On June 4, 2018, we lost our partner, friend and mentor, Nancy Fax. Nancy’s family lost a mother, companion, daughter, aunt, sister, advisor, and friend. Nancy died less than a month after being diagnosed with pancreatic cancer. She faced death the way she faced everything—with calm and grace. She told her law partners, after sharing the news of her diagnosis, “I’ve had a really great life. I only wish I could have another 30 years.”
Nancy would have celebrated her 65th birthday on August 13. Working as she did from her home in Maine for the last few summers, Nancy would have enjoyed an early sunrise followed by an invigorating workout, as she did every day, taking care of herself as she prepared for a day of taking care of her clients. Even at her vacation home, Nancy busily and thoughtfully addressed all of her clients’ concerns as if she were at her desk in Bethesda. Nancy had a distinguished 40-year career as an estates and trusts lawyer. She was recognized by her peers as an expert in her field and was known to her clients as a trusted advisor. Estate planning and estate administration deal with the transfer of wealth—among family members as well as to charities. But Nancy understood that her work was about much more; it was also about the relationships within the family and with the community in which her clients lived. She understood her job was to help her clients plan for the giving and receiving of wealth, during life and after death, and to assist her clients to preserve their important relationships as they did so.
On June 26, Nancy’s family held a memorial gathering for her many friends and colleagues at the Spanish Ballroom at Glen Echo Park. Nancy would have approved of the venue. There was a reception afterwards and Nancy also would have approved of that. One theme that was woven through all the remarks was Nancy’s love of good food, how important it was to her that food be fresh and healthful, how she loved to cook for others, and how she loved to bring people together, often around food. Nancy liked to organize hikes, picnics, ski trips, boating trips, and all sorts of activities for her family; but she also liked to organize group activities for the lawyers and staff of our firm, and there were many over the years. Our memories of coming together with Nancy have been a tremendous source of peace.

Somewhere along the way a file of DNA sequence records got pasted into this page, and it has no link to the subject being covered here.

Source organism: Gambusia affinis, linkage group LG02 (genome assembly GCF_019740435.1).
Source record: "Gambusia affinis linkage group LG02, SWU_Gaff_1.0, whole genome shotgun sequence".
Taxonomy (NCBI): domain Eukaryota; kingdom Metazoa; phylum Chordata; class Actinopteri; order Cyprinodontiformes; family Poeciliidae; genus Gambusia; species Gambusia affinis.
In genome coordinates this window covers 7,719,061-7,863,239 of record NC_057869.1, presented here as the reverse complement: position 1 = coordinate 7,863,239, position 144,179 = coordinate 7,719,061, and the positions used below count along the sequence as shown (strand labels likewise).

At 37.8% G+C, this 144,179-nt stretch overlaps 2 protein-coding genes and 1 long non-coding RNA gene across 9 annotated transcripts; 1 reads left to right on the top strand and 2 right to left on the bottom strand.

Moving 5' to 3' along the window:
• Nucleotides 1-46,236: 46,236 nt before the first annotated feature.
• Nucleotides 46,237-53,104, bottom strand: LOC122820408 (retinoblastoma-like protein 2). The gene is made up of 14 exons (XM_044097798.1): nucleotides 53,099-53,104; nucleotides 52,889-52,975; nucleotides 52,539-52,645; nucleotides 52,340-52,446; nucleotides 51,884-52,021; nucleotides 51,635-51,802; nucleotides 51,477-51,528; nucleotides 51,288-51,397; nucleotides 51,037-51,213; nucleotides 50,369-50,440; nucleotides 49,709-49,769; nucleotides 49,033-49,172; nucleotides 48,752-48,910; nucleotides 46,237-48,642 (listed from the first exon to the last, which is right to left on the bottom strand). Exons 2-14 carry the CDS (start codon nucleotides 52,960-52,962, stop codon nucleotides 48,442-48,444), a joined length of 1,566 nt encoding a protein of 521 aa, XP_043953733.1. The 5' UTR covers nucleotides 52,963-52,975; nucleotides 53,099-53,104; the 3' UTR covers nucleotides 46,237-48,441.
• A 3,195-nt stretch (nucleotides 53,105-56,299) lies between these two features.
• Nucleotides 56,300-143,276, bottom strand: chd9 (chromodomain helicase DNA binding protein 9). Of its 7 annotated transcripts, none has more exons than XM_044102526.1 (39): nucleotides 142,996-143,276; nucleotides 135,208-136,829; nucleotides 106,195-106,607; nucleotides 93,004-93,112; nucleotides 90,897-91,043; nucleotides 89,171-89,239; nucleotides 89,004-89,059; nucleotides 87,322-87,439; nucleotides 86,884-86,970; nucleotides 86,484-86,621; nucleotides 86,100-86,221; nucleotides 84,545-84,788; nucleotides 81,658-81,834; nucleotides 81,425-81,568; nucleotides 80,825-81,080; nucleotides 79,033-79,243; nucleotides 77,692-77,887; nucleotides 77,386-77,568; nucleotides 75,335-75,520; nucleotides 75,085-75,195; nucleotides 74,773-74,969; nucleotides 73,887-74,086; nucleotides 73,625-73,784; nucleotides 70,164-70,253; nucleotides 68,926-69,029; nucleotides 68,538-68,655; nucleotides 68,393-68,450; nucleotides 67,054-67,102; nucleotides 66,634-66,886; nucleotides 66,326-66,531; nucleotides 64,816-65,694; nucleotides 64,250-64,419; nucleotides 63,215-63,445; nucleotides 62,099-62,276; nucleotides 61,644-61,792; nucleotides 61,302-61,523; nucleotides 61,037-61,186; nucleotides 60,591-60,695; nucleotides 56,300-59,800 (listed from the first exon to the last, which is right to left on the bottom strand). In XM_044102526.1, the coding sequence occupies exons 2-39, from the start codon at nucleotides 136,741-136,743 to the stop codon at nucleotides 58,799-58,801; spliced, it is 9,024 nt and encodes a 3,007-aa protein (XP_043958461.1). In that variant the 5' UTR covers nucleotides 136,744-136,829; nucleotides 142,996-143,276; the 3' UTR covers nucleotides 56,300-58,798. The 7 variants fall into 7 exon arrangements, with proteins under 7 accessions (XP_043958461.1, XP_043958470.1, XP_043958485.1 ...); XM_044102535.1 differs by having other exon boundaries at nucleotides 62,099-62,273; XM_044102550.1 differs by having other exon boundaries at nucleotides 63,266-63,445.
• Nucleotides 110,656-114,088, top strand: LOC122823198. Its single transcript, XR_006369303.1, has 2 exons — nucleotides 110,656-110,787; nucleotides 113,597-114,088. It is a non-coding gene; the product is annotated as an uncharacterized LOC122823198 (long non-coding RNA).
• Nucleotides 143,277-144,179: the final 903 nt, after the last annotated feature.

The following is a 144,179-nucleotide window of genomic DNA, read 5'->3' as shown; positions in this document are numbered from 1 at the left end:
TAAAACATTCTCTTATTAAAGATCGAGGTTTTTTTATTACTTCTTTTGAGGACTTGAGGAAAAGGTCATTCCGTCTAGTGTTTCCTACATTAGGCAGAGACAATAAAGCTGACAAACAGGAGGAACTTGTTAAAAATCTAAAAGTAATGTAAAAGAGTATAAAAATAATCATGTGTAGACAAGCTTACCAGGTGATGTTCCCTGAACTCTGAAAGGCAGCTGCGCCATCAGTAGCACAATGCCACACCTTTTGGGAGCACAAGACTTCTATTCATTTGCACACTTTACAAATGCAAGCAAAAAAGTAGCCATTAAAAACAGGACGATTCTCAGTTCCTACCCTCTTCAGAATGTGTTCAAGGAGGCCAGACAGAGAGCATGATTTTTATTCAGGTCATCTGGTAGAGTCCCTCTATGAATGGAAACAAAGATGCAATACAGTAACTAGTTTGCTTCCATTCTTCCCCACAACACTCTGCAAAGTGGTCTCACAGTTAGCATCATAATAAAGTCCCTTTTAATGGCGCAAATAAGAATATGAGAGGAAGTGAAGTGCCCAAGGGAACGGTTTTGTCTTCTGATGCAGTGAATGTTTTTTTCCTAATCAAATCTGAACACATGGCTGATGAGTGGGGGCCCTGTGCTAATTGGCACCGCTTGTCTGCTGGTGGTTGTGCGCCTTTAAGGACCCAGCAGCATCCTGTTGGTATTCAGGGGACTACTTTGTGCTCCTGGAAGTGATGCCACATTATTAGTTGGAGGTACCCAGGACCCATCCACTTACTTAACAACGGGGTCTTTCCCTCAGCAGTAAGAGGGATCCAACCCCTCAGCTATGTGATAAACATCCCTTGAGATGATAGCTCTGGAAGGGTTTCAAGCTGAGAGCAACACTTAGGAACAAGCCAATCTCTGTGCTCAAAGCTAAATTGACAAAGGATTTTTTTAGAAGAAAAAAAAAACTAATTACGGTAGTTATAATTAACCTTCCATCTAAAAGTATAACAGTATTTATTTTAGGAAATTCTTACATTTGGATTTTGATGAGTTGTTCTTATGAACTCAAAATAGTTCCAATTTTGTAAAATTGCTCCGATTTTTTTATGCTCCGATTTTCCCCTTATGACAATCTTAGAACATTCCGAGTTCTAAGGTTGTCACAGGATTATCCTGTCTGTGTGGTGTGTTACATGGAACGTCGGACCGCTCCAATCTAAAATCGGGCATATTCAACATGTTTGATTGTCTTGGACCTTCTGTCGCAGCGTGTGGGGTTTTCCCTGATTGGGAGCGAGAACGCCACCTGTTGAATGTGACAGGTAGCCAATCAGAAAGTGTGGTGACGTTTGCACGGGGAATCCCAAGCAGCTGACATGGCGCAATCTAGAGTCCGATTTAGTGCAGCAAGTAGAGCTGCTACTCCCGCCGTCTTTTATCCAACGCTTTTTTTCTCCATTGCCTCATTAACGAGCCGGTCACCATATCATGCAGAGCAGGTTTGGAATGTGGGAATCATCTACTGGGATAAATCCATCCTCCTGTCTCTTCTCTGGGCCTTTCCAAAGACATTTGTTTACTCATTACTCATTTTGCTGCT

Nancy was a teacher and a mentor to others. She gave of her time to train younger lawyers and to open doors for them to achieve professional success and recognition. She encouraged others and celebrated their successes. She left a tremendous legacy of well-trained younger lawyers and staff.
Nancy cared about her friends, her family, her clients and her colleagues. But she also cared about the community in which she lived. She was a philanthropist and she encouraged philanthropy in others. She believed giving to others was a joyful experience. She served on the boards of several nonprofits, including Levine Music and the Greater Washington Community Foundation, and she enthusiastically contributed to these and other worthy organizations.
Nancy will be missed by all who knew her and many who did not.